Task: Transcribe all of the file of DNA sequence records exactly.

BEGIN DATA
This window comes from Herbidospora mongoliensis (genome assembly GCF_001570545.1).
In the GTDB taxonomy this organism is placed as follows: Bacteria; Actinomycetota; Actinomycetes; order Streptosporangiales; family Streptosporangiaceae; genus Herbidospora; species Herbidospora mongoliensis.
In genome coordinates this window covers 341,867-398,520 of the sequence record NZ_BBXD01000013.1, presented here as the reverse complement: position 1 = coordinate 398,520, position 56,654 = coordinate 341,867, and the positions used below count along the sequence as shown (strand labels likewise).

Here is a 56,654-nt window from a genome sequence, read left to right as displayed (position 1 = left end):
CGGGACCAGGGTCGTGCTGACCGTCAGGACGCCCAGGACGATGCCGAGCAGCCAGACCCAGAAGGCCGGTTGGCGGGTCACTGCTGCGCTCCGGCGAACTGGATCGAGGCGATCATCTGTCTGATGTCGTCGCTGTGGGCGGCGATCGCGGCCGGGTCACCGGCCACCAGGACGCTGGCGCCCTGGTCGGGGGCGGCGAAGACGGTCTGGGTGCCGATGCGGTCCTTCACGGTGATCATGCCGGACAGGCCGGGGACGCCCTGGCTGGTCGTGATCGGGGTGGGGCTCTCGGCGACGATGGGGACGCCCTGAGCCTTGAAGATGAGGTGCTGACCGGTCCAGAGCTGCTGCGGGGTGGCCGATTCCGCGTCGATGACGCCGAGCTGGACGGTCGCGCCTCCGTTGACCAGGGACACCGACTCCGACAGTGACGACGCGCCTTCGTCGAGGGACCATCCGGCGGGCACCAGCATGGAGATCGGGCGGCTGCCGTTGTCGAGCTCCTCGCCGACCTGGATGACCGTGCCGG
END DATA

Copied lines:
This window comes from Herbidospora mongoliensis (genome assembly GCF_001570545.1).
In the GTDB taxonomy this organism is placed as follows: Bacteria; Actinomycetota; Actinomycetes; order Streptosporangiales; family Streptosporangiaceae; genus Herbidospora; species Herbidospora mongoliensis.
In genome coordinates this window covers 341,867-398,520 of the sequence record NZ_BBXD01000013.1, presented here as the reverse complement: position 1 = coordinate 398,520, position 56,654 = coordinate 341,867, and the positions used below count along the sequence as shown (strand labels likewise).

Here is a 56,654-nt window from a genome sequence, read left to right as displayed (position 1 = left end):
CGGGACCAGGGTCGTGCTGACCGTCAGGACGCCCAGGACGATGCCGAGCAGCCAGACCCAGAAGGCCGGTTGGCGGGTCACTGCTGCGCTCCGGCGAACTGGATCGAGGCGATCATCTGTCTGATGTCGTCGCTGTGGGCGGCGATCGCGGCCGGGTCACCGGCCACCAGGACGCTGGCGCCCTGGTCGGGGGCGGCGAAGACGGTCTGGGTGCCGATGCGGTCCTTCACGGTGATCATGCCGGACAGGCCGGGGACGCCCTGGCTGGTCGTGATCGGGGTGGGGCTCTCGGCGACGATGGGGACGCCCTGAGCCTTGAAGATGAGGTGCTGACCGGTCCAGAGCTGCTGCGGGGTGGCCGATTCCGCGTCGATGACGCCGAGCTGGACGGTCGCGCCTCCGTTGACCAGGGACACCGACTCCGACAGTGACGACGCGCCTTCGTCGAGGGACCATCCGGCGGGCACCAGCATGGAGATCGGGCGGCTGCCGTTGTCGAGCTCCTCGCCGACCTGGATGACCGTGCCGG